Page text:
View Full Version : Fit's in 'e Coorier 'e day

12-Sep-12, 09:17
Caithness Courier headlines for September 12, 2012

WICK Academy feel that they have been badly let down by manager Davie Kirkwood over his behaviour in his impending move to Brora Rangers as the sides prepared to meet in the North of Scotland Cup semi-final tonight. Chairman Colin Stewart said that a lack of respect has been shown to the committee players and fans of the club in the way he has handled the situation.

THE parents of Wick High School pupils have been reassured that their children will continue to receive practical lessons in home economics for free, despite receiving letter that they would have to pay for ingredients to take part. Rector Thomas McIntyre said, yesterday, that a letter from the school, which indicated that pupils were facing charges of up to £45 a year to take part, had been worded wrongly.

OVER the past 55 years, she has taught thousands of Highland dancers from across Caithness who have gone on to win countless awards in major competitions. But on Saturday, everybody was dancing for instructor Mina Mackay, when a special celebration was held in honour of her receiving the British Empire Medal.

A PLAN to get the Traill Hall in Castletown, back into public use, has been given a boost with funding being made available for a feasibility study. Over £30,000 has been awarded for the work which will involve a design team of architects, surveyors and engineers looking at the structure of the 19th century building and what it will cost to refurbish it. An economic study will be undertaken to assess how the hall could be made viable. A public consultation is also proposed and is expected to take place next month.

THE multi-million pound redevelopment of Highland Council’s Wick town centre offices is unlikely to get started before Christmas, despite initial estimates suggesting a start date of next month. Caithness ward manager and project manager, David Sutherland, explained yesterday that the lengthy delay is due to a hold-up in leasing the Department of Work and Pensions building where staff are to be relocated during the two-year demolition and rebuild.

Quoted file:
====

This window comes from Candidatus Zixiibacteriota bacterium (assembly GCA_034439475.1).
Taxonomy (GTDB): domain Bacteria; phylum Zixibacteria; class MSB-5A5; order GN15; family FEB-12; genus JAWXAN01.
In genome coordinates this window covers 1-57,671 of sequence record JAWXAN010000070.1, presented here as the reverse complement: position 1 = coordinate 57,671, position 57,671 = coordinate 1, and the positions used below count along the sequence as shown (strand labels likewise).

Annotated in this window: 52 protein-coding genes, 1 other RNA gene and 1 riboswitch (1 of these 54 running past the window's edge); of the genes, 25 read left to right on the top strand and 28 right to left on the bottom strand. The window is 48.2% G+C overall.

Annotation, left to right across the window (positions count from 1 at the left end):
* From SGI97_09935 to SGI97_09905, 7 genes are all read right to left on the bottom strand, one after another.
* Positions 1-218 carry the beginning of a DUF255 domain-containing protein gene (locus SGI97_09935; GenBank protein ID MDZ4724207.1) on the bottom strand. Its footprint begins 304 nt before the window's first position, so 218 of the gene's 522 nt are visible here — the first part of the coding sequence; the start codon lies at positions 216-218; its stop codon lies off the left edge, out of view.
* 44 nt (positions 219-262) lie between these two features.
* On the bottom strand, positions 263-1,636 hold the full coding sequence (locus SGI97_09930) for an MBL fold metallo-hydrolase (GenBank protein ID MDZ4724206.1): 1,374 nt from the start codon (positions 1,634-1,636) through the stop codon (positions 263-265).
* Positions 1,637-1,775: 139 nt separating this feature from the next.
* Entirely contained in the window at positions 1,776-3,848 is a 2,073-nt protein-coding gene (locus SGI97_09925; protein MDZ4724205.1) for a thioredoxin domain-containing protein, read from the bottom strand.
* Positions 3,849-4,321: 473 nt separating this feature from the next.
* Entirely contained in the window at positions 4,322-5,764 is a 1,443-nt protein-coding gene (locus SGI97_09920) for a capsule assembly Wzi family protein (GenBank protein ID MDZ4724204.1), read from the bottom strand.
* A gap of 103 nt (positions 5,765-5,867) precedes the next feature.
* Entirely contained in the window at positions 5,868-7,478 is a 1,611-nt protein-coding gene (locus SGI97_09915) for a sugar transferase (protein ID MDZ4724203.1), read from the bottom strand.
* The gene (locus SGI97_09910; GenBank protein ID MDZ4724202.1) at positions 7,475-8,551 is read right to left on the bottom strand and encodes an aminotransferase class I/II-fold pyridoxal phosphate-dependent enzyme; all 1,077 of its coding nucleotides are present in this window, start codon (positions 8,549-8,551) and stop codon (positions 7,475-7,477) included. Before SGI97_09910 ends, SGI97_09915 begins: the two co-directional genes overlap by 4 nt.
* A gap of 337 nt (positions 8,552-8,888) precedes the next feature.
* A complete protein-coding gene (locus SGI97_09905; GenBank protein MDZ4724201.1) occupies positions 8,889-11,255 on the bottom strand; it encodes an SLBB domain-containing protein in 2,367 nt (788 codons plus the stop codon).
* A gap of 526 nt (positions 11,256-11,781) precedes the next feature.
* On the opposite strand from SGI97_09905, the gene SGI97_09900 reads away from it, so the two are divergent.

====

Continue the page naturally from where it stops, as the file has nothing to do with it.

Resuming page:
MOMENTUM is gathering behind the retention of the midnight limit on admission to two popular Thurso nightspots. Support for the so-called Cinderella curfew was voiced at a Highland Council ward forum on Monday evening, when police reported that problems with late-night anti-social behaviour have significantly dropped since its introduction. The prevailing view is endorsed by Thurso councillors John Rosie and Donnie Mackay, who believe the curfew deters trouble in the town at weekends. Some of their Caithness colleagues last month voted to scrap the curfew in Thurso and elsewhere in the Highlands, arguing that it had no positive impact on anti-social behaviour.

CAITHNESS may be currently be lagging behind Orkney’s booming offshore renewable business, but things may soon change according to the county’s regeneration chief. The prediction comes from Caithness and North Sutherland Regeneration Partnership’s programme manager, Eann Sinclair, as Marine Scotland kicks off a month of meetings around Scotland Holyrood’s ambitious plans for offshore renewable energy. Noticeably absent from the list of venues is Caithness, despite First Minister Alex Salmond claiming last week that the far north will play a huge part in the programme.

TWO enterprising equestrian lovers are opening a new stable and horse care centre in Caithness. North Highland College UHI graduates Steph Cowe (22) and Stacey Claxson (21) have started up Achavrole Livery, near Halkirk on the site of the former college equestrian centre. The girls took advantage of the college moving to new premises and seized the opportunity to start up their own business.

FERRY services between Caithness and Orkney will not be affected this winter, avoiding the disruption which occurred during the drydock period, earlier this year, according to the Scottish Transport Minister. Keith Brown said that services would run as normal between Scrabster and Stromness during the off-peak season, when questioned about the decision to award Serco the contract to run services between the mainland and the Northern Isles, at Holyrood last week. Between January and March, services between the two ports were affected while Northlink carried out it statutory inspection on its three vessels.

A PRIVATELY-RUN Highland breast cancer screening service has been officially re-launched following a two-year closure for building repair work. Caithness couple John and Liz Sinclair, of Wick-based firm Sinclair Windows Ltd, answered an appeal for help in March 2010 As a user of the service, Mrs Sinclair said at the time, that she wanted to “give something back”. Thanks to the Sinclairs the dormer windows have now been replaced and the roof repaired at a cost of over £5000.